The 232 points allowed by the Chiefs in 1997 was a franchise record for a 16-game season. That season, they set a NFL record, previously held by the 1934 Detroit Lions, by not permitting a second half touchdown in 10 consecutive games. They led the AFC in interceptions (21) and total takeaways (34), and ranked second among NFL team in opponents’ third-down percentage (31.6). Kansas City’s 54.0 sacks in ’97 were the second-highest total in team history, leading the AFC and ranking third in the NFL.
In ’95, Kansas City’s defense was even better in terms of actual offensive points allowed as opposing offenses scored an average of just 12.9 points per game, and they were ranked second in the entire league by allowing just 284.3 yards per game. They also ranked third in rushing defense (82.9 yards per game). Additionally, the Chiefs led the League in scoring defense, turnover margin (+12), touchdowns allowed (23) and yards allowed per play (4.3).
Cunningham not only has compiled great defensive units, but he has coached and mentored several Pro Bowl and All-Pro players. He has shared a special bond as a mentor to the late, great nine-time Pro Bowl LB Derrick Thomas, who concluded his illustrious career as the all-time leading sack artist in Chiefs history with 126.5 QB takedowns. Cunningham served as Thomas’ position coach in ’97, helping him earn his final Pro Bowl invitation. He also coached DE Neil Smith (second in Chiefs history with 86.5 sacks) and DE Jared Allen, who earned his first spot in the Pro Bowl after the 2007 season when he lead the League in sacks with 15.5. Another defensive linemen who excelled under Cunningham was DT Dan Saleaumua. He was named to the Pro Bowl in 1995 after anchoring the team’s defensive front.
In the secondary, CB Dale Carter and CB James Hasty were one of the most formidable cornerback tandems in Chiefs history, as they combined for six Pro Bowl berths, and each intercepted 21 passes.
Prior to his arrival in Kansas City, Cunningham spent four seasons (1991-94) with the Los Angeles Raiders, as linebackers coach (1991), defensive coordinator (1992-93) and defensive line coach (1994). As the Raiders defensive coordinator, his defense ranked ninth in the NFL both seasons, and they allowed a NFL-low 11 touchdown passes in 1992.
Cunningham was the San Diego Chargers defensive line coach for six seasons (1985-90) after originally being hired by the team’s player personnel department. During those six seasons, the chargers led the AFC in sacks three times and garnered a club record 62.0 in 1986. As the defensive line coach, he developed DE Lee Williams and DE Leslie O’Neil into Pro Bowl players.
In 1982, Cunningham entered the NFL coaching ranks when he joined the Baltimore Colts coaching staff, learning from the late Bud Carson. He was the team’s defensive line/linebackers from 1982-84. Before entering the NFL ranks, his previous pro coaching experience was with the defensive line/linebackers coach for the CFL’s Hamilton Tiger-Cats in 1981 with head coach Frank Kush who also hired Cunningham in Baltimore.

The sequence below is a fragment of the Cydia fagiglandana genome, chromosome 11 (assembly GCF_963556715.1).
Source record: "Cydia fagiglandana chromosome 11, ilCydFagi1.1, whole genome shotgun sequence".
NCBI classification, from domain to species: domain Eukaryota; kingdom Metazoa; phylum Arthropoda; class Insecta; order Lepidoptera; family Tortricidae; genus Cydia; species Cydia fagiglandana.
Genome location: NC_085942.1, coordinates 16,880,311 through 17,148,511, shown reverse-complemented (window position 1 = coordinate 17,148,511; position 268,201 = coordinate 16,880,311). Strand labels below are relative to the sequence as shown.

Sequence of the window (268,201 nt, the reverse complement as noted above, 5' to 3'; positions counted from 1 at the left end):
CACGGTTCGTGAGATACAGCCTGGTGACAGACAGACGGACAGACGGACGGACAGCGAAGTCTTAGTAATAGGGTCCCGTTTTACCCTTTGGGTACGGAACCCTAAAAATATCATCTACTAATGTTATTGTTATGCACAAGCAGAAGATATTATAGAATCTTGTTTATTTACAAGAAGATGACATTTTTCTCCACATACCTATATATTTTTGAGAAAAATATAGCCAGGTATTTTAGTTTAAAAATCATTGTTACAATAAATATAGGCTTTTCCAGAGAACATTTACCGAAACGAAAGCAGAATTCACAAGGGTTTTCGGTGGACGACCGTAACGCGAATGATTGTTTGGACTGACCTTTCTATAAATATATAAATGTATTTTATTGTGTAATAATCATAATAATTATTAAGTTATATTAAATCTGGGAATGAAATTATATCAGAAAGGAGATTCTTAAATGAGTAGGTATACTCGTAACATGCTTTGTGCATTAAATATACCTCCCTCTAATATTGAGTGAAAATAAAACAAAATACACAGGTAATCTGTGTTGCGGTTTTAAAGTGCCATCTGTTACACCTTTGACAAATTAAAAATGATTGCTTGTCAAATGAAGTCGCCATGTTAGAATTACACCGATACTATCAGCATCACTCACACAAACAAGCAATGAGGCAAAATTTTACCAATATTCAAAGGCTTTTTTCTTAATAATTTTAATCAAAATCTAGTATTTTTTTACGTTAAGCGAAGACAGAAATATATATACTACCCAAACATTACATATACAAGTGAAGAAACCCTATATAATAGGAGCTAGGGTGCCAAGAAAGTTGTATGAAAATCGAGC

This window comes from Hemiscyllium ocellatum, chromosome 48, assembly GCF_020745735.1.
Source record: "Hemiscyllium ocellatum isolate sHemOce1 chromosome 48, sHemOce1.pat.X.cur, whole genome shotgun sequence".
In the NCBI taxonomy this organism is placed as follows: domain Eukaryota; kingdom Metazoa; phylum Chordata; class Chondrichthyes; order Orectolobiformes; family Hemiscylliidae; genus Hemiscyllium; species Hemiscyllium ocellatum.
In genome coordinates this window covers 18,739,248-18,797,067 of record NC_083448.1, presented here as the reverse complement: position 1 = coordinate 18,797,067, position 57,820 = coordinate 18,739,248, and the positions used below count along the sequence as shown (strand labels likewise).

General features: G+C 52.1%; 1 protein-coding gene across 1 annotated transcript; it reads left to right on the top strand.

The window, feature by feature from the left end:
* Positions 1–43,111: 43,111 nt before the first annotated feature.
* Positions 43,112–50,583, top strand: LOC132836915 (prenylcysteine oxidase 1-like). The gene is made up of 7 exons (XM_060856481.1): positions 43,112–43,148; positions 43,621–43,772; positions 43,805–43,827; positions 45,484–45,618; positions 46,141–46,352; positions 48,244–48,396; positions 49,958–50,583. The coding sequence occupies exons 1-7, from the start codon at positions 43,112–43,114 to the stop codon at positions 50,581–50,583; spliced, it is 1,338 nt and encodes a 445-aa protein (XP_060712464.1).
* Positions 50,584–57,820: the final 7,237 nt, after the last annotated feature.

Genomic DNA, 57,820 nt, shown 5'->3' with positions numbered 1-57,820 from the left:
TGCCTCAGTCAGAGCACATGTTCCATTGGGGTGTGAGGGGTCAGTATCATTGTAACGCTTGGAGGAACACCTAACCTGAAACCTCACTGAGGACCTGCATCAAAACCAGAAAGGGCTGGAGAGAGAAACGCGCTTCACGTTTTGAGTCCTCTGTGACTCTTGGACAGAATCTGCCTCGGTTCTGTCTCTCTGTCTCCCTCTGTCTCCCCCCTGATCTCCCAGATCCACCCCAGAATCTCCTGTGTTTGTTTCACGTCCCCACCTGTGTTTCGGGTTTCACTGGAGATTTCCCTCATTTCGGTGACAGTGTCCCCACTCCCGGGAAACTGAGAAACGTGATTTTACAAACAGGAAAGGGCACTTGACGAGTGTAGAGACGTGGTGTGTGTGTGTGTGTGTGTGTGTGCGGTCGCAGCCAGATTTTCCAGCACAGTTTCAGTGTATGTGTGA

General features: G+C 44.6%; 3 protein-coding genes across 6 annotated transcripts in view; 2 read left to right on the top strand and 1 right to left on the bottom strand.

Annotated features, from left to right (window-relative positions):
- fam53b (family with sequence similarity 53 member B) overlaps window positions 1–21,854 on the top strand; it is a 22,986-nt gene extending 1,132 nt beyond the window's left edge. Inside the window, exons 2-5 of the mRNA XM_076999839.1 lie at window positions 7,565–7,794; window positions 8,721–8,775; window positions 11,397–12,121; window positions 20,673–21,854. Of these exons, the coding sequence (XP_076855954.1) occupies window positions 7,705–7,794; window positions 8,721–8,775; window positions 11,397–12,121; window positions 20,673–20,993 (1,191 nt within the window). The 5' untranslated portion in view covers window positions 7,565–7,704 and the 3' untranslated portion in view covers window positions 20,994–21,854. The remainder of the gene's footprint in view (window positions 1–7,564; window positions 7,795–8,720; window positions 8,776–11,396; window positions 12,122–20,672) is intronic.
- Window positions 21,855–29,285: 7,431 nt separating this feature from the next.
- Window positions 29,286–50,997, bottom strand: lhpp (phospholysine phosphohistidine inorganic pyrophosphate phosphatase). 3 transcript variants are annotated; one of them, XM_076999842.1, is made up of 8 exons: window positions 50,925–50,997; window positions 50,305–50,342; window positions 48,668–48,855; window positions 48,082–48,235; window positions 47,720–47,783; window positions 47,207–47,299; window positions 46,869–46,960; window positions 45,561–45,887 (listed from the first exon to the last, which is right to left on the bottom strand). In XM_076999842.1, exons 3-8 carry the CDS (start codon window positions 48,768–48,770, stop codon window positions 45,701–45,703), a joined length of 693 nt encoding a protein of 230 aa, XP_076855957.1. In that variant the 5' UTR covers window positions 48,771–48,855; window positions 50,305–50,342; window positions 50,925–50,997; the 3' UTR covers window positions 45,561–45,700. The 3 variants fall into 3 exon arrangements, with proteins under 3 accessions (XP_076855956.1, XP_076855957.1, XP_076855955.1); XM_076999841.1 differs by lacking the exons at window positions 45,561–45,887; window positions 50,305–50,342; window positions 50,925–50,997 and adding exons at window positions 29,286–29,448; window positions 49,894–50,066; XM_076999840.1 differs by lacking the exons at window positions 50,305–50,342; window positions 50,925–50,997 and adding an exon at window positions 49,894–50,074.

As a college coach, Cunningham’s last stop was at California. Cunningham coached the Bears defensive line from 1979-80, the linebackes in 1978 and secondary in 1977.
Prior his stop in Berkeley, Cunningham coached at the Stanford Cardinal from 1973-76. He was hired by Head Coach Jack Christensen, a Hall of Fame defensive back for the Detroit Lions in the 1950s and a member of the Lions 75th Season All-time Team. While at Stanford, he coached the defensive line from 1974-76 and was the assistant offensive line and freshmen coach during his first year in 1973.
Cunningham worked at the University of Arkansas in 1972 on a staff headed by Frank Broyles that included Joe Gibbs and Raymond Berry.
In 1969, Cunningham began his coaching career at the University of Oregon, his alma mater. He was with the Ducks program for three years from 1969-71 where he began his longtime relationship with another noted defensive coach, George Seifert. Cunningham was a graduate of Oregon and was a linebacker and kicker for the Ducks from 1966-68.
Cunningham played his prep football at Lompoc High School in Lompoc, California. He was then recruited to play at Allan Hancock College by Hall of Fame coach John Madden. Madden left the school prior to Cunningham’s freshman year and was replaced as head coach by Ernie Zampese.
Cunningham, who became a naturalized U.S. citizen on April 6, 2010, is just one of four foreign-born individuals in league history to ever serve as an NFL head coach, joining Hugo Bezdek (Cleveland Rams, 1937-38), Jock Sutherland (Pittsburgh, 1946-47) and Al Saunders (San Diego, 1986-88). Born in Munich, Germany, he moved to Greenfield, Mass., at the age of 10 in 1956 with his mother Katharina and his adoptive father, Air Force Sergeant Garner Cunningham.
Cunningham and his wife, René, have two children, Natalie and Adam.CUNNINGHAM’S COACHING BACKGROUND
Despite just 13 sacks on the season, the Lions have generated pressure on opponent quarterbacks
CB Chris Houston's struggles early on this season are directly related to the Lions new style of defense, says Gunther Cunningham
Defensive coordinator Gunther Cunningham credits dominating second half to players being where they were supposed to be
After spending the last few seasons on the sideline during the game, defensive coordinator Gunther Cunningham is heading back up to the coaching booth
Head coach Jim Schwartz and defensive coordinator Gunther Cunningham on the play of LBs Stephen Tulloch and DeAndre Levy, the corners tackling well and stopping the run.
Defensive coordinator Gunther Cunningham on Steelers RB Le'Veon Bell's play as a rookie, his ability to catch the ball and be an every-down back.